Wednesday, 9 April 2014

Book #12

Joker by Brian Azzarello and Lee Bermejo

The Joker has been mysteriously released from Arkham Asylum, and he's none to happy about what's happened to his Gotham City rackets while he's been "away." What follows is a harrowing night of revenge, murder and manic crime as only the Joker can deliver it, as he brutally takes back his stolen assets from The Penguin, The Riddler, Two-Face, Killer Croc and others. 

Amazing. 

The Joker is released from Arkham for reasons we are never given. This immediately hints at the fragility of the Joker's sanity, and although he seems sober and sane in places, he really flips the lid in others. All the while the unanswered question is broiling in the back of the reader's mind - why the hell did they let him out?

He goes on to visit all of his old comrades; we get to meet Two-Face, the Penguin, Killer Croc, and the Riddler; and it's just wonderful to see them depicted by Lee Bermejo. From Two-Face's burns, the Penguin's moist face, Croc's weird skin condition, and the Riddler's club foot, the reader is allowed a flash of recognition before being hit with the realisation that the Joker owns all of these villains.

This isn't plot driven in the slightest, and more an in-depth look into the Joker's character, He's portrayed from a more human angle than the one we usually see him from, and somehow this makes him all the more terrifying. Whether sobbing into Harley's lap with drugs strewn all over the room (a true slip of the mask), or having a moment of quiet contemplation before launching into another riotous rampage, our perceptions of the Joker are skewed entirely. He is likeable at times, and at others you are forced to look at yourself and wonder why you warmed to him in the first place. Are you warped too?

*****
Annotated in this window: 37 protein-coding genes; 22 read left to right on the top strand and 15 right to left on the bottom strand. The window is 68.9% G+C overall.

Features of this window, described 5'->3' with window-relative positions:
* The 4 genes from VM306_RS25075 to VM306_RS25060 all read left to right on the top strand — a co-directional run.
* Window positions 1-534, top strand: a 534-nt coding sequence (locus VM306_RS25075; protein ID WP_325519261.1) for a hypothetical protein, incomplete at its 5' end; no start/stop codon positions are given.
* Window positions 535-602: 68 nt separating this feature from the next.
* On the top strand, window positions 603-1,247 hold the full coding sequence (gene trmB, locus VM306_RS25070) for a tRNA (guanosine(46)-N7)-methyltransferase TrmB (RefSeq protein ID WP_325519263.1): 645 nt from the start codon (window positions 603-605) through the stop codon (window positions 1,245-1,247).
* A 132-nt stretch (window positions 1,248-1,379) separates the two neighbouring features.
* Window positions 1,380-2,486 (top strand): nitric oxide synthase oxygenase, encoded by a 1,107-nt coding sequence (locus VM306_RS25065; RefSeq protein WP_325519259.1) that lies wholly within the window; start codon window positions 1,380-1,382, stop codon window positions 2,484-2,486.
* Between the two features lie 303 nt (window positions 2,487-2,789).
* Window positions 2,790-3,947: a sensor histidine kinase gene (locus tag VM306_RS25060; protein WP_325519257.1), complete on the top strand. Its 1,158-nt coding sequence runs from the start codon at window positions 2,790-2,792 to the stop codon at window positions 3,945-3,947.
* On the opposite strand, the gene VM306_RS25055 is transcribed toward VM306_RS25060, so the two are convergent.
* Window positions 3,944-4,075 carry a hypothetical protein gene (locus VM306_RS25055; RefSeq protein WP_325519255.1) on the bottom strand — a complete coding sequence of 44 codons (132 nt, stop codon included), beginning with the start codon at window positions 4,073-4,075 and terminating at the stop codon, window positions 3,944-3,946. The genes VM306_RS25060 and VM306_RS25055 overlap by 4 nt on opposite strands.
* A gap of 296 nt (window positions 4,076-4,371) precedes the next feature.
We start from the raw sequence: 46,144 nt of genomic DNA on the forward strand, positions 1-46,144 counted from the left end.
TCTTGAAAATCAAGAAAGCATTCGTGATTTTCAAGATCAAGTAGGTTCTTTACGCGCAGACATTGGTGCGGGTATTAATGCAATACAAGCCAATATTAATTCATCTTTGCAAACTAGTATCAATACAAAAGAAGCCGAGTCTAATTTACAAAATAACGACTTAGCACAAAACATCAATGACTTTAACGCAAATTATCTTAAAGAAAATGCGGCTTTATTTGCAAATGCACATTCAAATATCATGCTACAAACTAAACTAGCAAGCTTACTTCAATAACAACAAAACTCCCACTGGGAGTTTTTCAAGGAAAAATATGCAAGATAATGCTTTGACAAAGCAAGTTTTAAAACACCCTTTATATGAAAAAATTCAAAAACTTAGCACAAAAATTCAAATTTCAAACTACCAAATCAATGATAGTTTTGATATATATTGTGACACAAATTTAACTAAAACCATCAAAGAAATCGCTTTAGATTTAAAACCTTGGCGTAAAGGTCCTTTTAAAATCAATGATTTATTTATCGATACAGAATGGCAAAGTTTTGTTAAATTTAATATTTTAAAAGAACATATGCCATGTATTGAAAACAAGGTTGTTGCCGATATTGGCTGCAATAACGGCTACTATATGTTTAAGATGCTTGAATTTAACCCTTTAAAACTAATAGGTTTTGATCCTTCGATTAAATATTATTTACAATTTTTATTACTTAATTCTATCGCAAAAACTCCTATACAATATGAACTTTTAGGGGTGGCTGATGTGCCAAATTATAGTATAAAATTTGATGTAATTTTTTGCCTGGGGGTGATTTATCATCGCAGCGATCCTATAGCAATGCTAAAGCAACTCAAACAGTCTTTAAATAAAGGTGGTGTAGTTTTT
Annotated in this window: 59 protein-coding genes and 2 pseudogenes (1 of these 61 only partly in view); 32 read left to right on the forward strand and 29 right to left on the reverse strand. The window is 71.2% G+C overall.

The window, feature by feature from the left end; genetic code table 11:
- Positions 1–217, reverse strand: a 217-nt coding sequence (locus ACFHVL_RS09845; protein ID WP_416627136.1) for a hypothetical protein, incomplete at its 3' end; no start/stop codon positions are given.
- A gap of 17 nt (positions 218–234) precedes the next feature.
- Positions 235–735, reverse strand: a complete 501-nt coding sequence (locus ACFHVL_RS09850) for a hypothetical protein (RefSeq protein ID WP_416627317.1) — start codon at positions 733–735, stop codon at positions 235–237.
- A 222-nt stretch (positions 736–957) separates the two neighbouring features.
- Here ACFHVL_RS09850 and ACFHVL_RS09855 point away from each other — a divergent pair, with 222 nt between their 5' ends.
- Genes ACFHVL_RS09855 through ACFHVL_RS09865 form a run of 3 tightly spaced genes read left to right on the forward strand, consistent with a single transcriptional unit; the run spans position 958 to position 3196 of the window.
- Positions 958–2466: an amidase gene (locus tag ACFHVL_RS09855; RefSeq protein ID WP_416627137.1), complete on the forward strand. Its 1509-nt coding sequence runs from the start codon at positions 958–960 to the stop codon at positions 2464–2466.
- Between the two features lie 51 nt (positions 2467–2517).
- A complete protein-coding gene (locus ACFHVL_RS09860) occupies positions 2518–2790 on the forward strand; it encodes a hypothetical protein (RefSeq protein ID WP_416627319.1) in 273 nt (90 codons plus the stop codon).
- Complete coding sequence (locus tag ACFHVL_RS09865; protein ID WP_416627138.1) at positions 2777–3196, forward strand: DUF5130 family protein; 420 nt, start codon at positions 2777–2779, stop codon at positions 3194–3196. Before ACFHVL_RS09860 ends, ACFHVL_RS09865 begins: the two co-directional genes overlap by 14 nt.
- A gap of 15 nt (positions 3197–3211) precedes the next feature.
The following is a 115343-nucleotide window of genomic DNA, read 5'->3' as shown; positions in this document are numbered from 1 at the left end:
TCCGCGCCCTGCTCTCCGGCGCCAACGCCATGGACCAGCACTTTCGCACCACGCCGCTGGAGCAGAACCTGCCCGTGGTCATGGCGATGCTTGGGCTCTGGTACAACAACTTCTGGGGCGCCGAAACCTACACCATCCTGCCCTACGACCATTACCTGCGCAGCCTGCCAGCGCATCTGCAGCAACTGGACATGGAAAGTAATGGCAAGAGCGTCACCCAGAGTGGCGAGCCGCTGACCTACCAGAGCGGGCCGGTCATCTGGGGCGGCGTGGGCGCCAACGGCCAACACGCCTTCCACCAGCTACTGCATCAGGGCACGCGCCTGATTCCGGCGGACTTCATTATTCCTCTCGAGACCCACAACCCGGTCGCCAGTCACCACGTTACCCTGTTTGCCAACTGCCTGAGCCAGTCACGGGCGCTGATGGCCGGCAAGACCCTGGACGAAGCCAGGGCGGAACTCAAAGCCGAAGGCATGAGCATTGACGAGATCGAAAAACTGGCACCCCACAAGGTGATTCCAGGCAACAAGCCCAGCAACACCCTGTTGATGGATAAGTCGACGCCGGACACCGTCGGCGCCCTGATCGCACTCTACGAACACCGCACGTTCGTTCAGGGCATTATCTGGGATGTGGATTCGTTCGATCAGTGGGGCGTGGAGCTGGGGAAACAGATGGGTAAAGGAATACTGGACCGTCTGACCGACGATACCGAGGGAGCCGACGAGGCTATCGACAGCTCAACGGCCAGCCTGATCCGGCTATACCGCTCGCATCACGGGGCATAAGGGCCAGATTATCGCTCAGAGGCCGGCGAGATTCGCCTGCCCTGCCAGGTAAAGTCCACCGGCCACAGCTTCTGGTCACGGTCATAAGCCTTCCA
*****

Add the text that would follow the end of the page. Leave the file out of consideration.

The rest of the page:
The art just blew me away. It was so compelling, and the panels were laid out perfectly to engage the reader and create tension, climax, and dread. The colouring was deep, and pretty dark, which worked amazingly well, creating a real picture of terror to get caught up in.

I'm not sure the Joker's psyche is one that can be penetrated entirely; probably only scratched away at slowly. This is a wonderful glimpse into his mind, however, and a wonderful attempt at allowing us to understand him. The noir atmosphere is absolutely addictive, and the gore was a draw for me too.

No comments: